This is the "In a nutshell" page of the "Mindfulness" guide.
Alternate Page for Screenreader Users
Skip to Page Navigation
Skip to Page Content


A repository for resources that are being considered by the group that is focussing on Mindfulness for their P4L in the 2015_16 school year.
Last Updated: May 30, 2016 URL: Print Guide RSS Updates

In a nutshell Print Page

What is mindfulness?

Mindfulness is the awareness that emerges through paying attention on purpose, in the present moment, and non-judgmentally to the unfolding of experience moment by moment



Mindfulness and meditation are often confused with relaxation techniques, however in their truest form  the practices are about focused attention on the present moment, leading to a heightened awareness of one’s self and the world around. This is sometimes referred to as a state of ‘relaxed attention’. Through the practice of mindfulness we are able to achieve stillness and space within ourselves, counteracting the force of incessant thoughts with wise and considered action rather than impulsive behaviour. Mindfulness can be practised through silent or guided meditation (using a mantra, focusing on the breath or the sounds or objects around us), through focused physical activity such as yoga, walking or eating, and as part of our daily lives through our interactions with others and the world around us.

Regular mindfulness practice can help us ‘step back’ from situations and act with clarity, wisdom and perspective, rather than simply reacting in the heat of the moment.  We are more able to focus on solutions rather than problems and to manage conflict and stress more effectively.  This enables us to think and act with more awareness rather than just functioning and getting by. The positive effects of mindfulness are grounded not only in spiritual tradition, but in scientific fact. Whilst rooted in Buddhist philosophy, the practice of mindfulness is not dependent on a religious belief system. It is increasingly recognised in western psychology as an effective way of reducing stress and enhancing focus, self-awareness and emotional well-being.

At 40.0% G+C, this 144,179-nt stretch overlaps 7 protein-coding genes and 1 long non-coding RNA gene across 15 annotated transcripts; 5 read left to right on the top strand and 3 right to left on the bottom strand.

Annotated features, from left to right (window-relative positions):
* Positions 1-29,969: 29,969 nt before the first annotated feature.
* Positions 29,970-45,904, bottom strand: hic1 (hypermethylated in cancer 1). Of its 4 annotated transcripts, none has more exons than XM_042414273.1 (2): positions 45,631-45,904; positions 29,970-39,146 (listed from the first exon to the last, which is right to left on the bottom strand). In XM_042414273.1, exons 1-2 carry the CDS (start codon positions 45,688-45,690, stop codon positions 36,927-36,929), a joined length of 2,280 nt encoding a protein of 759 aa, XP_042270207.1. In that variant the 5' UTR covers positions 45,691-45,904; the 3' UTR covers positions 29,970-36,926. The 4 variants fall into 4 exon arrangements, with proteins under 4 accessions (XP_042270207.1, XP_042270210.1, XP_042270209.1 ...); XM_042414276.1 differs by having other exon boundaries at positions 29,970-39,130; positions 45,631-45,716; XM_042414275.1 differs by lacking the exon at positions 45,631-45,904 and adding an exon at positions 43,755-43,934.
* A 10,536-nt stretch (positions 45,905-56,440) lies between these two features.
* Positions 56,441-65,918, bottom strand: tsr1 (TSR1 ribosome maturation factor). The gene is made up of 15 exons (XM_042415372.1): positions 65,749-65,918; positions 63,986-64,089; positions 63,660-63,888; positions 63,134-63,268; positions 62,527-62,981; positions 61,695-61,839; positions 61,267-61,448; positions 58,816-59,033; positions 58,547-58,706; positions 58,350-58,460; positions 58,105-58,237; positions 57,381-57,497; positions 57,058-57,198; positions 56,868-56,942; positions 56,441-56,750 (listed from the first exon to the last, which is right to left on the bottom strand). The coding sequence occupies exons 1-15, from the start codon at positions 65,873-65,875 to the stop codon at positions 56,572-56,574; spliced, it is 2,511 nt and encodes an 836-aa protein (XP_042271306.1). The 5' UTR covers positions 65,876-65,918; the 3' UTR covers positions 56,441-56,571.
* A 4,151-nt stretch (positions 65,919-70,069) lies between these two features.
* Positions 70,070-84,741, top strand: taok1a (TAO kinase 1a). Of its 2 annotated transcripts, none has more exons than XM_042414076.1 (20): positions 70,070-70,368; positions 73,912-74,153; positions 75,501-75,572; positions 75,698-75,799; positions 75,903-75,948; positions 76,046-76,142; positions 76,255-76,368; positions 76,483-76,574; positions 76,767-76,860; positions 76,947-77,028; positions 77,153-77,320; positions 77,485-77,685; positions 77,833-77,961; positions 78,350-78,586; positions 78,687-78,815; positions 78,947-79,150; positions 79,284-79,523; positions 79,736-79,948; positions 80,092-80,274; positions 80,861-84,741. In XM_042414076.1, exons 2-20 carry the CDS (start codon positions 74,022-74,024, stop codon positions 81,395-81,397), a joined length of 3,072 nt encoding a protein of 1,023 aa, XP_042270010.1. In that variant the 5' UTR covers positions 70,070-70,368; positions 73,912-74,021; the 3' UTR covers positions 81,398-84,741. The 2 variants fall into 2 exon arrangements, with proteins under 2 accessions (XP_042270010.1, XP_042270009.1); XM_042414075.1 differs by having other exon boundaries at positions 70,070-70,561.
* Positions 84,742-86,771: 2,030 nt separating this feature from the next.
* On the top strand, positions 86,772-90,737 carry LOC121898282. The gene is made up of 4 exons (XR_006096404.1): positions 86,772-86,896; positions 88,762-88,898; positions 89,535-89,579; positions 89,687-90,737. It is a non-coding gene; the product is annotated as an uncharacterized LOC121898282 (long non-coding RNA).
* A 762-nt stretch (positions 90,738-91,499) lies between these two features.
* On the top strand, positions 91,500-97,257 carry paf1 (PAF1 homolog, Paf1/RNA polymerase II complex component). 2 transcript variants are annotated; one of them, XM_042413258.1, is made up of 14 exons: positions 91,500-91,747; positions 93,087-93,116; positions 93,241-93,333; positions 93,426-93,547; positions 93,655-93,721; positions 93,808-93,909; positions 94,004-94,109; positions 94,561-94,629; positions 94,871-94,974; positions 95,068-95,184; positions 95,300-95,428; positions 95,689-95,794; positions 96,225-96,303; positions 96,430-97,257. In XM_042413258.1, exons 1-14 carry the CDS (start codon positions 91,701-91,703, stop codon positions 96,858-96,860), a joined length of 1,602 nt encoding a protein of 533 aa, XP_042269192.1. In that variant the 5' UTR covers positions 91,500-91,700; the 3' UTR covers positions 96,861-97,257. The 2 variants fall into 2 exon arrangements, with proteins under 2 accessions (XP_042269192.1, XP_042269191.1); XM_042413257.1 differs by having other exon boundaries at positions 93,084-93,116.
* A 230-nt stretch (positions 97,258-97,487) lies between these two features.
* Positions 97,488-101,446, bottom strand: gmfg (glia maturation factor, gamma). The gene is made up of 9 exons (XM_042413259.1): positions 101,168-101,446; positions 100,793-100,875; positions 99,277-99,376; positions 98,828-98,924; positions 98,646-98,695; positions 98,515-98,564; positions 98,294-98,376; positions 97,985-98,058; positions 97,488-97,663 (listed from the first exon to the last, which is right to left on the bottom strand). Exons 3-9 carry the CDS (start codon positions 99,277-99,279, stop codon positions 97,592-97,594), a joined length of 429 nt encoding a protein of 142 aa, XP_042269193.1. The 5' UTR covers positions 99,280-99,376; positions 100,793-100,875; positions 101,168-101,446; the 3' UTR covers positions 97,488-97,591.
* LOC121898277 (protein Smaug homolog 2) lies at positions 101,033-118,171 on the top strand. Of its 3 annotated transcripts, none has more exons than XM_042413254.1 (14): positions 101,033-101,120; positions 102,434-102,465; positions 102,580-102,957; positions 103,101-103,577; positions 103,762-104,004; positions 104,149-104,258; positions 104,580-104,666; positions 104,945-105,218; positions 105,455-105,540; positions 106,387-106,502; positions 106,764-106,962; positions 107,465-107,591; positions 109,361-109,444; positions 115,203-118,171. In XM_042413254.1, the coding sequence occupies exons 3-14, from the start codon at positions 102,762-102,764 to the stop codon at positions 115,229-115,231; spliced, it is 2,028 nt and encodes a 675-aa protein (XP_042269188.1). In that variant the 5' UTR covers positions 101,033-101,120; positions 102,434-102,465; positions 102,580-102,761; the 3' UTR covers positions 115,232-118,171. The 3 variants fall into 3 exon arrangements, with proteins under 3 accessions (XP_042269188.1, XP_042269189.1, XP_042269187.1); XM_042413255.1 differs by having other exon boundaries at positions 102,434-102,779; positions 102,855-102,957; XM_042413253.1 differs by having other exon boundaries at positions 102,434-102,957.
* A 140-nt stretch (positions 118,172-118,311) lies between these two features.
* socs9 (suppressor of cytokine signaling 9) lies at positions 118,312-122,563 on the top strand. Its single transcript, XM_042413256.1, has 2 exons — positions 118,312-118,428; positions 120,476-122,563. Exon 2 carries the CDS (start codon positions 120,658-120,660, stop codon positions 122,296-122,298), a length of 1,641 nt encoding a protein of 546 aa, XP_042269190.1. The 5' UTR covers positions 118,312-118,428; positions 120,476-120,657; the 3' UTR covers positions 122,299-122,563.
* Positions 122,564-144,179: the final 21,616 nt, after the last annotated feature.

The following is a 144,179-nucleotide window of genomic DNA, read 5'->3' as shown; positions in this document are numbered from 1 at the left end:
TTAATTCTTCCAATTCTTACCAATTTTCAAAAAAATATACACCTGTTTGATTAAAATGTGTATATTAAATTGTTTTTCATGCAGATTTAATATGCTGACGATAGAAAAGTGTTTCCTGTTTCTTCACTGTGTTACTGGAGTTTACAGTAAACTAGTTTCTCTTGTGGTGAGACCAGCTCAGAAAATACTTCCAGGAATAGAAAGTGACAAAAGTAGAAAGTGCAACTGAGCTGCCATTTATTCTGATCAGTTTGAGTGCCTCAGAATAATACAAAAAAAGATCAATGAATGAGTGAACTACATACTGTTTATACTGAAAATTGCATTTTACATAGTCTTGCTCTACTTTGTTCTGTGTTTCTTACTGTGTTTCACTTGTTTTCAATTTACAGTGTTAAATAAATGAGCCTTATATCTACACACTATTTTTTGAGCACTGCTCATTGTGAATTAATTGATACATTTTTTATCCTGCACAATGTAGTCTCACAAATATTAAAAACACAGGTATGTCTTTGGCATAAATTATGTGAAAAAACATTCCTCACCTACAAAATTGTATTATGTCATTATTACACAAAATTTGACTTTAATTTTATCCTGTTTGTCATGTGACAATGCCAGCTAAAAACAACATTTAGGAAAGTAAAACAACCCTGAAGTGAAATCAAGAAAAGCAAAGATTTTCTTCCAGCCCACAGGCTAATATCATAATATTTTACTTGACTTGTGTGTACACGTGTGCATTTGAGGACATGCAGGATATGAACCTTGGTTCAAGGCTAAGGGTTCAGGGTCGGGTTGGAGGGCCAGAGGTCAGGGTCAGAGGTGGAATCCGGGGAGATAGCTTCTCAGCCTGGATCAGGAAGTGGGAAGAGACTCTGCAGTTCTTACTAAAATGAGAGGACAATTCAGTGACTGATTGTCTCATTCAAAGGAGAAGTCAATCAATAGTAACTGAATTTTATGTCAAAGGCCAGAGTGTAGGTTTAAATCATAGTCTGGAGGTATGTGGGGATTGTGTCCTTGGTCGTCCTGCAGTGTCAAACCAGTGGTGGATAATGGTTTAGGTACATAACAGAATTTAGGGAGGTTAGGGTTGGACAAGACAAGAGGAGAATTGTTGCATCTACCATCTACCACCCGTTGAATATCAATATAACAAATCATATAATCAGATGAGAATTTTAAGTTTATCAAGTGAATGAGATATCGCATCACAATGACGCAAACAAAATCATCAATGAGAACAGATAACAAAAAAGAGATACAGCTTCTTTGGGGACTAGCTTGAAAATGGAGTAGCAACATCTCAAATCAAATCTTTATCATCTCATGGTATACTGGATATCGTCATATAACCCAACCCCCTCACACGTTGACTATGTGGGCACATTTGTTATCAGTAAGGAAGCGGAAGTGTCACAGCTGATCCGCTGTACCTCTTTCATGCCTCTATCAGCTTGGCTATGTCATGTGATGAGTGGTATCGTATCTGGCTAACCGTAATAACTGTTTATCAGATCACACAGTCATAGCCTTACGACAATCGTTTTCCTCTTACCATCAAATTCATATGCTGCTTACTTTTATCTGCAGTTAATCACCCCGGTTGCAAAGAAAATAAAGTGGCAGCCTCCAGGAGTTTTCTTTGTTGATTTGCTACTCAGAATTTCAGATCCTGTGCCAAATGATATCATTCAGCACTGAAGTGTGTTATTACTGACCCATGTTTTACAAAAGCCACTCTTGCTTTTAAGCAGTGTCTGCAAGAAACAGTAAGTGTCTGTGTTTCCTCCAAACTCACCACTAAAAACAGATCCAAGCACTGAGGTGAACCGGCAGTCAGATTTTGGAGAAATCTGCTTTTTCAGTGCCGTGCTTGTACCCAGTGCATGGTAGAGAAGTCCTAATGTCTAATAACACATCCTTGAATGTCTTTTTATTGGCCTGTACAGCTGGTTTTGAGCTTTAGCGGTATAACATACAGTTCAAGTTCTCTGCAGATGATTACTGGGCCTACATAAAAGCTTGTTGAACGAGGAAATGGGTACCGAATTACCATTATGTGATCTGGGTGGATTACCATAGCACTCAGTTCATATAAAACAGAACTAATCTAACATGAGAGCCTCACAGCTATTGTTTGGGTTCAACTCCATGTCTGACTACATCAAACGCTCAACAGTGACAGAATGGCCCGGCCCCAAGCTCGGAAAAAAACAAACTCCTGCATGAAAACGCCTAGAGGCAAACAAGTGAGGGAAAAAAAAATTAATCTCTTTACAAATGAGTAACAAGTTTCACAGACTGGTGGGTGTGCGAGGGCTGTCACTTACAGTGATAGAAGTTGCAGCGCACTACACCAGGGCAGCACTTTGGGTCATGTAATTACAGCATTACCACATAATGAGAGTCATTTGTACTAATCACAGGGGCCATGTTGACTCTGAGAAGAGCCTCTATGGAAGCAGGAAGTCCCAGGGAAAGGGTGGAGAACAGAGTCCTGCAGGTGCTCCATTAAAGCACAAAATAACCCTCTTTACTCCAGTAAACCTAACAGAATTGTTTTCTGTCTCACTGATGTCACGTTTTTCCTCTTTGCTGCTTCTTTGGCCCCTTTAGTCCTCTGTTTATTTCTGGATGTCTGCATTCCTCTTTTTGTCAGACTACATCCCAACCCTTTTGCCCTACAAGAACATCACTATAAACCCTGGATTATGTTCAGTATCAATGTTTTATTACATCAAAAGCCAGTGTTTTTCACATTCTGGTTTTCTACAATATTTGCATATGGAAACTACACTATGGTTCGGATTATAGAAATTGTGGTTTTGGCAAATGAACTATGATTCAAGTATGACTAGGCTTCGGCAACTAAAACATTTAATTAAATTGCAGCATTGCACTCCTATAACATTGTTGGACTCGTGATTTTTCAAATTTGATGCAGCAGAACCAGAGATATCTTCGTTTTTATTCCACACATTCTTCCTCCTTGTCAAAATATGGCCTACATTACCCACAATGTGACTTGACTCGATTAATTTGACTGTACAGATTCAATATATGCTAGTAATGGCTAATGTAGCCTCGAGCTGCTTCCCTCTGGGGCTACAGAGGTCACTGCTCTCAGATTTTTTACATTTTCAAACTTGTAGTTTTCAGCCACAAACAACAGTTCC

Living Well

Some definitions:

  • The awareness that emerges through paying attention on purpose, in the present moment, and non-judgmentally to the unfolding of experience moment to moment (Kabat-Zinn, 2003).
  • The non-judgmental observation of the ongoing stream of internal and external stimuli as they arise (Baer, 2003).
  • Keeping one’s complete attention to the experience on a moment to moment basis (Martlett & Kristeller, 1999).


Mindfulness exercises - A list of 15 different strategies

Elsewhere on the LibGuide:

Under the different tabs of this LibGuide, many strategies are set out.  Some are podcasts leading one through the breathing exercises, some videos, some music, some movement



Advantages of mindfulness when included in the school day

“Our school has begun MindUP™ this year and we are witnessing incredible results concerning behavior, attention, and overall confidence in our students.”

— Jevon Lewis, Principal
Children's First Academy, Arizona

MindUP™ = Results



Increased Happiness

2/3 of all students said MindUP™ made them happier.

Increased Inhibitory Response

78% of all students said MindUP™ helped them be more relaxed.


Improved Math Achievements

MindUP™ can be the difference between a pass or fail grade on standardized tests.

MindUP™ Aligns with Common Core

MindUP™ aligns with math & literacy Common Core State Standards.

Improved Social Behavior:

Increased Social Interaction

90% of all students felt MindUP™ helped kids get along better.

Increased Empathy

64% of all 4th and 5th graders demonstrated increased empathy.

Increased Social Acceptance

56% of all students reported greater peer acceptance.


Increased Compassion

58% of children tried to help one another more often.

Improved Self-Concept

81% of children learned to make themselves happy.

Improved Optimism

82% of children reported that MindUP™ helped them to have a more positive outlook.

Executive Function:

Improved Planning and Organization

75% of 3rd graders showed improved planning and organization skills.

Increased Emotional Control

Over 1/3 of 3rd graders demonstrated greater emotional control.

Increased inhibitory response

54% of 2nd and 3rd graders increased inhibitory response.


Examples of Successful Practice

Resources and Downloads From Schools That Work - Edutopia

Edutopia's flagship series highlights practices and case studies from K-12 schools and districts that are improving the way students learn. Below, find tools used by practitioners, and dive into a real-world example of mindfulness in schools.

Daily Meditation: A Bold Approach to Reducing Student Stress

Learn about Visitacion Valley Middle School, in San Francisco, California, and the positive effects of a Quiet Time program that was implemented in 2007; read "How to Start a Meditation Program in Your School" to find out more; then, check out a few of this school’s tools:


Loading  Loading...